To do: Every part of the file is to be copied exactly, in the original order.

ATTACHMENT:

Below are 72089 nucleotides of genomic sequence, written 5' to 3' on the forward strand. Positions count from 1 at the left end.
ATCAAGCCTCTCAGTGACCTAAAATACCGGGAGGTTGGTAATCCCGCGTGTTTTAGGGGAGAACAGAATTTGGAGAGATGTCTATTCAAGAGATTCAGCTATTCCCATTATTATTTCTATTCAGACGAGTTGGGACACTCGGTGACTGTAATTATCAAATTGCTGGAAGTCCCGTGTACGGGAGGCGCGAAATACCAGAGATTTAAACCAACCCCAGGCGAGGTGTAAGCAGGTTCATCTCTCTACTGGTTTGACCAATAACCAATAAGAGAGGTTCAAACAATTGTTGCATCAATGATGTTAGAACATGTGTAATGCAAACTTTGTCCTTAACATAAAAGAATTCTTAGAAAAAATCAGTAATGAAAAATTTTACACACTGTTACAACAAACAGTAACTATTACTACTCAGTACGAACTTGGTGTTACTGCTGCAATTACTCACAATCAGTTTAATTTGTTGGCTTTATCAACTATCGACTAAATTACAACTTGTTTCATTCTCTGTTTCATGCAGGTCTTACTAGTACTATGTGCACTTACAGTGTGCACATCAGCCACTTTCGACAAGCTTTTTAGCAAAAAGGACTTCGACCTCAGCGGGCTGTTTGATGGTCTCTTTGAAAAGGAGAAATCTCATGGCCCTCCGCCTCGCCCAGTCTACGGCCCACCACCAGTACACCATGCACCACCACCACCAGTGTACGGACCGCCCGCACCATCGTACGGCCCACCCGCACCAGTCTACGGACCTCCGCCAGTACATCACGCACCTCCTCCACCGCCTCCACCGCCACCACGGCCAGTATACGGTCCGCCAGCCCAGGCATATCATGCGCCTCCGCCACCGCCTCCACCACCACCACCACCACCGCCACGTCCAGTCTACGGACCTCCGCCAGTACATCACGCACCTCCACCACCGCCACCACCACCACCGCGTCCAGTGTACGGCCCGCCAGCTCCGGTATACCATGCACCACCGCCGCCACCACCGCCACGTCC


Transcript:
Below are 72089 nucleotides of genomic sequence, written 5' to 3' on the forward strand. Positions count from 1 at the left end.
ATCAAGCCTCTCAGTGACCTAAAATACCGGGAGGTTGGTAATCCCGCGTGTTTTAGGGGAGAACAGAATTTGGAGAGATGTCTATTCAAGAGATTCAGCTATTCCCATTATTATTTCTATTCAGACGAGTTGGGACACTCGGTGACTGTAATTATCAAATTGCTGGAAGTCCCGTGTACGGGAGGCGCGAAATACCAGAGATTTAAACCAACCCCAGGCGAGGTGTAAGCAGGTTCATCTCTCTACTGGTTTGACCAATAACCAATAAGAGAGGTTCAAACAATTGTTGCATCAATGATGTTAGAACATGTGTAATGCAAACTTTGTCCTTAACATAAAAGAATTCTTAGAAAAAATCAGTAATGAAAAATTTTACACACTGTTACAACAAACAGTAACTATTACTACTCAGTACGAACTTGGTGTTACTGCTGCAATTACTCACAATCAGTTTAATTTGTTGGCTTTATCAACTATCGACTAAATTACAACTTGTTTCATTCTCTGTTTCATGCAGGTCTTACTAGTACTATGTGCACTTACAGTGTGCACATCAGCCACTTTCGACAAGCTTTTTAGCAAAAAGGACTTCGACCTCAGCGGGCTGTTTGATGGTCTCTTTGAAAAGGAGAAATCTCATGGCCCTCCGCCTCGCCCAGTCTACGGCCCACCACCAGTACACCATGCACCACCACCACCAGTGTACGGACCGCCCGCACCATCGTACGGCCCACCCGCACCAGTCTACGGACCTCCGCCAGTACATCACGCACCTCCTCCACCGCCTCCACCGCCACCACGGCCAGTATACGGTCCGCCAGCCCAGGCATATCATGCGCCTCCGCCACCGCCTCCACCACCACCACCACCACCGCCACGTCCAGTCTACGGACCTCCGCCAGTACATCACGCACCTCCACCACCGCCACCACCACCACCGCGTCCAGTGTACGGCCCGCCAGCTCCGGTATACCATGCACCACCGCCGCCACCACCGCCACGTCC